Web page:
The Daily Express complains that the latest EU Horizon 2020 research and innovation work programme includes £112 million for electric cars. Electric cars can make an important contribution to cutting air pollution, which is estimated to cause 400 000 premature deaths in Europe every year.
So asserting that investing money in this area is “splurging members’ cash on waste” is, to put it mildly, ill-informed.
The Express compares funding for high-tech industrial research with “just £41m spent researching terrorism” and uses this to suggest to readers that the EU is somehow neglecting to take action on terrorism. This is a false comparison and a cynical and misleading conclusion to draw from it.
First, this sum is only the amount dedicated specifically to research into “fighting and preventing organised crime and tackling terrorist ideas and beliefs”. Much other research within the work programme will also provide benefits in terms of preventing terrorism and dealing with its effects.
For example, border management, digital security (which the Express itself mentions), critical infrastructure protection, forensics, crisis response, and the treatment of severe injuries are all covered in other parts of the work programme.
What is more, tackling terrorism depends on a vast and complex web of interacting elements, ranging from anti-radicalisation measures in schools to disrupting terrorist finance to clamping down on arms trafficking. The EU has acted extensively in all these areas and is taking further action, as detailed here.
It follows that money for scientific and social research is only a relatively small part of the EU’s overall financial investment in preventing terrorism and apprehending those responsible for it.
Other funding goes into operational capacity. For example, Europol, the EU’s enforcement agency against terrorism and international crime has an annual budget of € 100m.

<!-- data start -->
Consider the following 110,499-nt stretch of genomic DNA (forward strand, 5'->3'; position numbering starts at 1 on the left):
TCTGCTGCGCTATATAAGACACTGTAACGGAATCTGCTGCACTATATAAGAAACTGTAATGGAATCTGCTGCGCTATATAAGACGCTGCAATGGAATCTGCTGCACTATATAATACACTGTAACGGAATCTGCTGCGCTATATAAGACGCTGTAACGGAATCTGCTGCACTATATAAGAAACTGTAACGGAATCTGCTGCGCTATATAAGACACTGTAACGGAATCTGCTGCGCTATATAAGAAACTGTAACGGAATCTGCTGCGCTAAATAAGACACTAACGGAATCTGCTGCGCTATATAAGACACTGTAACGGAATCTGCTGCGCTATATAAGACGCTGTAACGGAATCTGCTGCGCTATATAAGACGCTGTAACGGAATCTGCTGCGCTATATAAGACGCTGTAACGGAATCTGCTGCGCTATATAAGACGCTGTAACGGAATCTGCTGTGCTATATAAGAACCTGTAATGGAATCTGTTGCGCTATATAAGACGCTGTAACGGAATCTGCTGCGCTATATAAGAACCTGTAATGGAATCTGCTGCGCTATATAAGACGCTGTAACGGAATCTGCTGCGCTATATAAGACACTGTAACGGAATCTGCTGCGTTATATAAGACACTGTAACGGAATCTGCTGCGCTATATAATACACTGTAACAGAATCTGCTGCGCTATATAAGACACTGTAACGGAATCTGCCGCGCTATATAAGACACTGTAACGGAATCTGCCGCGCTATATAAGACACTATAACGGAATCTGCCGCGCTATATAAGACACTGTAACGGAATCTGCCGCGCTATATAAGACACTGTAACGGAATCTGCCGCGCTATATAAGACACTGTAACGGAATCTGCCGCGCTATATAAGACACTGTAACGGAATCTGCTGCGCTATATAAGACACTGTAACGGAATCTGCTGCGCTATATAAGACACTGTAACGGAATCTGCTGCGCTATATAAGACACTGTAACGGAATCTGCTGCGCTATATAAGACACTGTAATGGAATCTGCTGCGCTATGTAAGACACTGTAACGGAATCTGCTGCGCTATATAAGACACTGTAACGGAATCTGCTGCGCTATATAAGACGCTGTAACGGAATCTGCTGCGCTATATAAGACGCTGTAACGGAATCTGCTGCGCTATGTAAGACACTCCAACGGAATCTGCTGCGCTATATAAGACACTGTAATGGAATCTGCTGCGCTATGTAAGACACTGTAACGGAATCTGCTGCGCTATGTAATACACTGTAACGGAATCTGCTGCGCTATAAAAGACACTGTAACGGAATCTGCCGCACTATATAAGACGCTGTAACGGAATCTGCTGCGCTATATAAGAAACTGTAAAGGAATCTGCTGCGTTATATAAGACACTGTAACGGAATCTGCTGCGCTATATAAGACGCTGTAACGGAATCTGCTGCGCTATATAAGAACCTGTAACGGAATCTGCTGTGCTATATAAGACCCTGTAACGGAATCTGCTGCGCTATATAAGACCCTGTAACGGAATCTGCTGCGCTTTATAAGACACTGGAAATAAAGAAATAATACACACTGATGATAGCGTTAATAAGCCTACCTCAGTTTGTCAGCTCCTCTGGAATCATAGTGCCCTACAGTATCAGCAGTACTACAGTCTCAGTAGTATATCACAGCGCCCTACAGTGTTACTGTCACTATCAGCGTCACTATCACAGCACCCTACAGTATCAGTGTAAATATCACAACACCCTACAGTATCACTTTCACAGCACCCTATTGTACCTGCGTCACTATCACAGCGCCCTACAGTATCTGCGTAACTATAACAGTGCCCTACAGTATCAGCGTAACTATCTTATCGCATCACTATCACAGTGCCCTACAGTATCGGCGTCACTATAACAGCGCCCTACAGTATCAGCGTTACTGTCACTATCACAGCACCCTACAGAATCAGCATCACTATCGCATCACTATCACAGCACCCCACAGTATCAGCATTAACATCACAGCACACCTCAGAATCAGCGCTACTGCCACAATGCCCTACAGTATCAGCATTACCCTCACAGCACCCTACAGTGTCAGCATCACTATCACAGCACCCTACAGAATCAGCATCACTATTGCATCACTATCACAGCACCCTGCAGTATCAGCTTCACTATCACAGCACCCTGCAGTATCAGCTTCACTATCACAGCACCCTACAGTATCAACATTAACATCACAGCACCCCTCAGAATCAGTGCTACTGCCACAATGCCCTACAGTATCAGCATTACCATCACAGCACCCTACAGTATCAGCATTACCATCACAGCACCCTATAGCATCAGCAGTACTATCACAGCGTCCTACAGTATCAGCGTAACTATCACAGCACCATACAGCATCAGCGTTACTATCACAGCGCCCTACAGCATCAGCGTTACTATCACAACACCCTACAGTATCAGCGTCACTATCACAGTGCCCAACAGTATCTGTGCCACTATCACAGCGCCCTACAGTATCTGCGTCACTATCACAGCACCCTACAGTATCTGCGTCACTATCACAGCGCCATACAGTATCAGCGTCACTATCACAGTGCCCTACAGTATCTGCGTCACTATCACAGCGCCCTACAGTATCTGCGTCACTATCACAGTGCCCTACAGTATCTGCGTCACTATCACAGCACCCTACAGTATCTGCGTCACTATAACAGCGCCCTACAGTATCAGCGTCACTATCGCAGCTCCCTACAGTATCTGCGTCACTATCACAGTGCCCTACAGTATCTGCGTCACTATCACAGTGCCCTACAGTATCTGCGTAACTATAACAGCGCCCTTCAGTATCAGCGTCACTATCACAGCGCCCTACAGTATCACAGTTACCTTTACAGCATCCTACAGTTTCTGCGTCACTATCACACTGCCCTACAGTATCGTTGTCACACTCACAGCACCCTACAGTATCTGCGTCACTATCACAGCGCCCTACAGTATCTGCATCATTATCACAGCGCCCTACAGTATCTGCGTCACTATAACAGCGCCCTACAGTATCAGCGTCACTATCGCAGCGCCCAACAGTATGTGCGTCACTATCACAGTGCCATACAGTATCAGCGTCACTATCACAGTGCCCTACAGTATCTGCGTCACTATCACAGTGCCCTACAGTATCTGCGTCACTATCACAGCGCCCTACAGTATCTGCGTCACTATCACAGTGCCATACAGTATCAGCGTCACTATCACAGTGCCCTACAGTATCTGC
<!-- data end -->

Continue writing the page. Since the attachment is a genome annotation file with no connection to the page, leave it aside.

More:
That said, the main legal and budgetary powers necessary to fight terrorism rest with the Member States, with the EU’s mandate –given to it by Member States in the EU Treaties – limited to areas where it can provide added value to national level efforts. The Express would presumably not want to change that situation.
EU-funded research and innovation is helping to keep European industries at the cutting edge, to find new treatments for killer diseases – with over €2bn (£1.7bn) invested in cancer research since 2007 – and to limit the effects of climate change while reducing dependence on imported energy.
That is why Member States and the European Parliament agreed to increase to about €77 bn (£64bn) – nearly 40% up – overall funding for the EU’s Horizon 2020 programme in the EU’s 2014-2020 budget, which saw freezes and cuts in many other policy areas.
For example, an independent report published on 26 July found that over 70% of European Research Council (ERC) projects have made scientific breakthroughs or major advances. The ERC oversees the part of Horizon 2020 that funds high-risk/high-gain projects by star individual researchers who pull together their own teams.
The UK is a leading beneficiary of EU research and innovation funding.
By the end of May 2016 British organisations had been awarded about €2.2bn (£1.8bn) since Horizon 2020 began in 2014. The UK was also among the biggest beneficiaries of the EU’s earlier “Framework Programmes,” receiving over €7bn (£5.8bn) between 2007-13 under “FP7”. This amounted to roughly 13% of the total funding available.
These figures include only money directly allocated to UK organisations. They are usually working in cross-border projects receiving overall a multiple of these amounts for work which ultimately aims to benefit the UK, Europe and often the world.
The ERC for its part has awarded about €2.4 billion (£2bn) to UK researchers since 2007.
Many UK scientists and innovators have made abundantly clear – for example Sir Paul Nurse, former President of the Royal Society – their concerns about the effect that the UK leaving the EU could have on not only this funding but in the cross-border networking that underpins most of Horizon 2020.